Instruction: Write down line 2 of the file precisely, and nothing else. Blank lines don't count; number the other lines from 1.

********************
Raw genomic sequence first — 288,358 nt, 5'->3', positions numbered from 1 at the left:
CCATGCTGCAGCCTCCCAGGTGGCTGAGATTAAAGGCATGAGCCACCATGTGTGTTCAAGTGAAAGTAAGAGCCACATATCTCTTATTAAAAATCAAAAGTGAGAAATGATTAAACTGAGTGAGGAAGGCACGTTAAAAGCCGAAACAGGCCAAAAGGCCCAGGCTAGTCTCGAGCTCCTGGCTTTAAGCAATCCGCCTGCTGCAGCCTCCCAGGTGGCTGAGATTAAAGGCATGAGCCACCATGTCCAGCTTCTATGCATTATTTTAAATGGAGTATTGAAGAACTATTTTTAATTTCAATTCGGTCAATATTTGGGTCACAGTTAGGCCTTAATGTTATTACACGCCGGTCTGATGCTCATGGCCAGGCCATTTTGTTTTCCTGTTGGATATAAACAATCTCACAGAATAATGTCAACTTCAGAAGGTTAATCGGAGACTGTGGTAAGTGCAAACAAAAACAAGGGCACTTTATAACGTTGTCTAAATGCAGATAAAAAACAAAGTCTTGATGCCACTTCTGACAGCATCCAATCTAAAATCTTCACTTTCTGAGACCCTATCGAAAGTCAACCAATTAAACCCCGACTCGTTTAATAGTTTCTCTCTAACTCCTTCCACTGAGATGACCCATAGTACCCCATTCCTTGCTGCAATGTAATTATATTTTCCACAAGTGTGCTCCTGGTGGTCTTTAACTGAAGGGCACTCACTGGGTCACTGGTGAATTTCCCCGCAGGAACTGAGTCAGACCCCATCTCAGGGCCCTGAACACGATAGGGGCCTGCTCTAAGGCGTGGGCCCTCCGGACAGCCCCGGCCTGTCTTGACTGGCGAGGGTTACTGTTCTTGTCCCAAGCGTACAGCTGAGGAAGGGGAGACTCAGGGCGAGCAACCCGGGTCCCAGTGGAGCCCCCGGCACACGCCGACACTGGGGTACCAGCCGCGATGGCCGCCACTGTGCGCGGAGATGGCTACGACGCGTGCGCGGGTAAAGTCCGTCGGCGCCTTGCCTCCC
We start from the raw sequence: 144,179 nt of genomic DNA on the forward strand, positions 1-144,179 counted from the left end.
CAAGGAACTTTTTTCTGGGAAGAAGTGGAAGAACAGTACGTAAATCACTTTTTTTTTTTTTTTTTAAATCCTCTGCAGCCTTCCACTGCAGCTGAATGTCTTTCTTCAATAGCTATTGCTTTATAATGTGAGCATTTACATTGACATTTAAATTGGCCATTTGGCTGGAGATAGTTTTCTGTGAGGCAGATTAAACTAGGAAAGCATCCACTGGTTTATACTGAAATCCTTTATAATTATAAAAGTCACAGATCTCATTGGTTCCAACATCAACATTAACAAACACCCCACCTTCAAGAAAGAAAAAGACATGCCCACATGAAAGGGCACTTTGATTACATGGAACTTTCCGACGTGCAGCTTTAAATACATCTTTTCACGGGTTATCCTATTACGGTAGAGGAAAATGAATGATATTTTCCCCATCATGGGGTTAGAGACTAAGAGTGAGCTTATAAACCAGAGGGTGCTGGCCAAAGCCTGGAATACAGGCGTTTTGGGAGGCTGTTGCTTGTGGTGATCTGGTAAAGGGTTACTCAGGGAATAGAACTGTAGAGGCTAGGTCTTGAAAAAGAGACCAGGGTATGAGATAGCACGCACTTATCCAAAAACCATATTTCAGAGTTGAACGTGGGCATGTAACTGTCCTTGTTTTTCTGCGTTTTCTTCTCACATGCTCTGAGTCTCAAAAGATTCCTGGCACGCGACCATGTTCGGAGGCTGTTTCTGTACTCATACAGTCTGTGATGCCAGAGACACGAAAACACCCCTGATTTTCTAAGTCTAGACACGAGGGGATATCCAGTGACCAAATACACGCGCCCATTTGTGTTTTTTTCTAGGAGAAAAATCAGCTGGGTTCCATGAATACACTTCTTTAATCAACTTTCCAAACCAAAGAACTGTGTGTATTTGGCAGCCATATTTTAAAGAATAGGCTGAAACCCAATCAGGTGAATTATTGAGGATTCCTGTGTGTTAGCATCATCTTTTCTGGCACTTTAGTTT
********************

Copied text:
CCATGCTGCAGCCTCCCAGGTGGCTGAGATTAAAGGCATGAGCCACCATGTGTGTTCAAGTGAAAGTAAGAGCCACATATCTCTTATTAAAAATCAAAAGTGAGAAATGATTAAACTGAGTGAGGAAGGCACGTTAAAAGCCGAAACAGGCCAAAAGGCCCAGGCTAGTCTCGAGCTCCTGGCTTTAAGCAATCCGCCTGCTGCAGCCTCCCAGGTGGCTGAGATTAAAGGCATGAGCCACCATGTCCAGCTTCTATGCATTATTTTAAATGGAGTATTGAAGAACTATTTTTAATTTCAATTCGGTCAATATTTGGGTCACAGTTAGGCCTTAATGTTATTACACGCCGGTCTGATGCTCATGGCCAGGCCATTTTGTTTTCCTGTTGGATATAAACAATCTCACAGAATAATGTCAACTTCAGAAGGTTAATCGGAGACTGTGGTAAGTGCAAACAAAAACAAGGGCACTTTATAACGTTGTCTAAATGCAGATAAAAAACAAAGTCTTGATGCCACTTCTGACAGCATCCAATCTAAAATCTTCACTTTCTGAGACCCTATCGAAAGTCAACCAATTAAACCCCGACTCGTTTAATAGTTTCTCTCTAACTCCTTCCACTGAGATGACCCATAGTACCCCATTCCTTGCTGCAATGTAATTATATTTTCCACAAGTGTGCTCCTGGTGGTCTTTAACTGAAGGGCACTCACTGGGTCACTGGTGAATTTCCCCGCAGGAACTGAGTCAGACCCCATCTCAGGGCCCTGAACACGATAGGGGCCTGCTCTAAGGCGTGGGCCCTCCGGACAGCCCCGGCCTGTCTTGACTGGCGAGGGTTACTGTTCTTGTCCCAAGCGTACAGCTGAGGAAGGGGAGACTCAGGGCGAGCAACCCGGGTCCCAGTGGAGCCCCCGGCACACGCCGACACTGGGGTACCAGCCGCGATGGCCGCCACTGTGCGCGGAGATGGCTACGACGCGTGCGCGGGTAAAGTCCGTCGGCGCCTTGCCTCCC